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the-black-keyWhat: The Black Key (The Lone City #3) by Amy Ewing

Who: Walker Books

When: October 6th 2016

How: A copy of this novel was provided by Walker Books Australia for review.

Violet and the Society of the Black Key are preparing to launch an attack on the royalty, and Violet has a crucial role to play. She must lead the surrogates as they infiltrate the Auction and break down the walls of the Lone City. But with her sister, Hazel, imprisoned in the palace of the Lake, Violet is torn. In order to save her sister, she must abandon her cause and her friends and return to the Jewel.

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The Lone City trilogy as a whole is a solid three stars from me. There was never anything that I particularly adored about it, nor was there anything that I particularly didn’t like. I just generally and solidly liked it.

The Black Key was quite a different finale than others I have read in the dystopian genre. Usually they are full of fighting and high stakes and action, action, action all the time. The Black Key, however, was only like this in the last few chapters. Instead, the majority of the book is Violet back in the palace of the Lake, under the thumb of the Duchess once again. This decision was made out of haste, and supposedly to protect and save Violet’s sister, Hazel.

However, there was little to no protection nor saving of Hazel once Violet was in the palace of the Lake again. It was really just a revisit of the first book, but instead of Violet being one of the upper crust she was a servant. I didn’t really understand this aspect of the storyline at all. I felt like Violet leaving her friends at The White Rose just before their big revolutionary move seemed a little hasty, especially if she only saw Hazel a handful of times at the palace of the Lake, anyway. It seemed to serve no purpose other than getting Violet back in the Jewel and trying but failing to learn anything about the Duchess’s plans for her little sister.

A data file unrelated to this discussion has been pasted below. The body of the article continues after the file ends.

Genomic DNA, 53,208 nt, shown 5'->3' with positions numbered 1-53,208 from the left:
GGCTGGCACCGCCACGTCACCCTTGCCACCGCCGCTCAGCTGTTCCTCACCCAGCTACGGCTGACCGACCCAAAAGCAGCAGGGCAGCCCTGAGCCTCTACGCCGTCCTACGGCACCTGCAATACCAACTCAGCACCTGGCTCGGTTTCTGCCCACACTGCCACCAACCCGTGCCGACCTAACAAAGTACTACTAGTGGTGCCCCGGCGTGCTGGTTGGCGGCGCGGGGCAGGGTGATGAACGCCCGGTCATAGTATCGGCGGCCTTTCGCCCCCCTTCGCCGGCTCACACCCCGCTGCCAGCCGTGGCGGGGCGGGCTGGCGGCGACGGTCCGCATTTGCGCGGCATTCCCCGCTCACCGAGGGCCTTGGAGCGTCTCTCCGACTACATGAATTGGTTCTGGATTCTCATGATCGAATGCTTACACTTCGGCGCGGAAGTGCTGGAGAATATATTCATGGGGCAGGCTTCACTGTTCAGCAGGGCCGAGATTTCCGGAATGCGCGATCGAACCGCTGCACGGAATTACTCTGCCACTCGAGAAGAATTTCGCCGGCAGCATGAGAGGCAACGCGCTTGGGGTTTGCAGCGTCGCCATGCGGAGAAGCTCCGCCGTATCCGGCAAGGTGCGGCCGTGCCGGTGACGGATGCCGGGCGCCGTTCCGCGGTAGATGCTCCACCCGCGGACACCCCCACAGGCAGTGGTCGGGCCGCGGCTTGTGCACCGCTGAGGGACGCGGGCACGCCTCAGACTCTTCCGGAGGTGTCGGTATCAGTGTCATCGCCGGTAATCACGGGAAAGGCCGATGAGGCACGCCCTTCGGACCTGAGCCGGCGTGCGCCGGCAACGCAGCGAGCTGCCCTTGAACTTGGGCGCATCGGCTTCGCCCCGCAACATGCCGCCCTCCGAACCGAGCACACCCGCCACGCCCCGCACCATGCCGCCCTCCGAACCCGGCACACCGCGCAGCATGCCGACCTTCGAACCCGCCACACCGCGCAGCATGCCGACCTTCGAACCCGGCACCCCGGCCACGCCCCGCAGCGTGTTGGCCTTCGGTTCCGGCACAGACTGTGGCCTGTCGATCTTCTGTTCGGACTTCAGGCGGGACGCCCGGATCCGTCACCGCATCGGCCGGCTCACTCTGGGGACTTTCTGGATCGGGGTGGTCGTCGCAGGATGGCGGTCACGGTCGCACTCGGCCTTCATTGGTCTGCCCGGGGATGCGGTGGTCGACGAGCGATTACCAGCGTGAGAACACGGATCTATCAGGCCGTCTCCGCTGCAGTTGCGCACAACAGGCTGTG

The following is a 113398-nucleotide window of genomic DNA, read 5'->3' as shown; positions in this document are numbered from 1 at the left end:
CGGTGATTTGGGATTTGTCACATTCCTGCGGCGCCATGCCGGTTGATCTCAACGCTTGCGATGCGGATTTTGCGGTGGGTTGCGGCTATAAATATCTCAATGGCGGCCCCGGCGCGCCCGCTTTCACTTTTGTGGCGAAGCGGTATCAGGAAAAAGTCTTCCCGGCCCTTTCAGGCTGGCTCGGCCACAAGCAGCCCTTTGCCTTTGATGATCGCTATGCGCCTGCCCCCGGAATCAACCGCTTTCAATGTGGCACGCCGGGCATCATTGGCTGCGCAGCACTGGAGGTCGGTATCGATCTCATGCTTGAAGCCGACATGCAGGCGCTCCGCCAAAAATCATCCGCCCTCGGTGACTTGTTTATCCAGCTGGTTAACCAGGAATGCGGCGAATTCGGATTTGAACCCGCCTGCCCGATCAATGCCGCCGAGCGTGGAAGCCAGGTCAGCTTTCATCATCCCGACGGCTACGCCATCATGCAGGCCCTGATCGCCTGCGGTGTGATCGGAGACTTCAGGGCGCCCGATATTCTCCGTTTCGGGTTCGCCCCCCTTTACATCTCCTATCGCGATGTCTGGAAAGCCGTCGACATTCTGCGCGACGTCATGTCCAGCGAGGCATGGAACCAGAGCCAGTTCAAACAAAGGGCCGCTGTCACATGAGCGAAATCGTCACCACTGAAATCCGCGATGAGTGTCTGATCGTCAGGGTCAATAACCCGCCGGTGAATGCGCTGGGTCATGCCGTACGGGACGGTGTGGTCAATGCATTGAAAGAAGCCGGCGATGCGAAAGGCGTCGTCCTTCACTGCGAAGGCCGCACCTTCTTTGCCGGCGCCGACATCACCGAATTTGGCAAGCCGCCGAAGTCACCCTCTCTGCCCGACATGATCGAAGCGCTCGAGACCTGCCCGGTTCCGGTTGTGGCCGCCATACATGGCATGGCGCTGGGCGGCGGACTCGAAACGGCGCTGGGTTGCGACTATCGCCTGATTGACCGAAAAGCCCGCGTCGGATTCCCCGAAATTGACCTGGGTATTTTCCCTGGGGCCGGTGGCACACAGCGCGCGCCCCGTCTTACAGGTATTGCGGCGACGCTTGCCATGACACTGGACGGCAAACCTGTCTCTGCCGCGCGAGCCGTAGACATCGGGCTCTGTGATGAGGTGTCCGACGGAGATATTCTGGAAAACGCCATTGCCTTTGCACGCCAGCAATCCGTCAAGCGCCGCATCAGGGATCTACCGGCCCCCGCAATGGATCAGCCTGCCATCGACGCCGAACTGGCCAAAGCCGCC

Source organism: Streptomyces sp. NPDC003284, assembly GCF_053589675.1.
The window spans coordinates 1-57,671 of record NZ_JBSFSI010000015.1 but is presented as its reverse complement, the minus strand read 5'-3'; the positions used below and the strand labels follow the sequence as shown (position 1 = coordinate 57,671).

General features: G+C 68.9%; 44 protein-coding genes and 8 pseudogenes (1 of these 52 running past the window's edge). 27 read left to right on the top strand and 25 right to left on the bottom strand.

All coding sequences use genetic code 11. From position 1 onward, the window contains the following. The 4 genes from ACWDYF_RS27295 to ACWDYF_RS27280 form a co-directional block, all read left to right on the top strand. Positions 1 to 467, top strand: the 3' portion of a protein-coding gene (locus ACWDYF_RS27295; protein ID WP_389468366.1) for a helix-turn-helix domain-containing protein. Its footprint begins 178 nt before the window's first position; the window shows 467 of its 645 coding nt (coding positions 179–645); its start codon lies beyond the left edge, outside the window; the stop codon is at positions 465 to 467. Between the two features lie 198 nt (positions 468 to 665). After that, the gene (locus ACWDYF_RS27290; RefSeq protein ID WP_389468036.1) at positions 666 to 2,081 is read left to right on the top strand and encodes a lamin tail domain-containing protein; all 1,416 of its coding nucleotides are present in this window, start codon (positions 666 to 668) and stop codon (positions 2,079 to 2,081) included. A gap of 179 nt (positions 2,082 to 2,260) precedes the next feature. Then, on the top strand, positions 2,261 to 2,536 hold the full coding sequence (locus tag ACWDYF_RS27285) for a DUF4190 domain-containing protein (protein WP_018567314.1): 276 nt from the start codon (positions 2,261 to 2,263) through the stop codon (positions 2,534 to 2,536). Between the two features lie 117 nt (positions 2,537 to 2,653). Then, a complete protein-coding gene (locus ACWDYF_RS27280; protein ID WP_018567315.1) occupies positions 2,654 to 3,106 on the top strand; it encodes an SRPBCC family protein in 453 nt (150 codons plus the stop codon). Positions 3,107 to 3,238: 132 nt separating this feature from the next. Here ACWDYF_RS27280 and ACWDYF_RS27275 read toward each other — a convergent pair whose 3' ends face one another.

I missed Ash and Raven in this book, because they were not with Violet for the most part of the novel. I found that Violet’s interaction with them, and her connection to the two of them were some of the strongest parts of her as a character, and the story in general. There were a few moments when Violet was with Ash and Raven, but they were mostly at the beginning, and far too fleeting.

At the start of The Black Key, Violet and Raven visit some of the girls who are learning the Auguries and introduce them to the idea that they were not born to bear children for people who live in the Jewel, but are rather descendants of magical and awesome women who inhabited the island in the first place. I really enjoyed this aspect, and wish there had been more of it, since the girls that they met end up playing a huge role in the overall story. To have more of this part of the plot, to get to know the girls and form a connection would have benefitted the book so much.

As for The Black Key as an ending to a series, I think it did really well. The reader is not privy to the future, only the immediate aftermath of what has happened, but there was enough speculation and expectation of what the future would look like (with hard work, obviously) that I was pretty pleased. The actual ending (the last few pages) were really quite lovely, and I am glad that there was an ending with such freedom for a character who had seen very little of it.

© 2016, Chiara @ Books for a Delicate Eternity. All rights reserved.

trigger warning:  murder, abduction, physical assault, war themes, and forced prostitution in this novel (includes mentions of past torture, past miscarriage, forced castration of a child, death of a sibling, and death of a parent)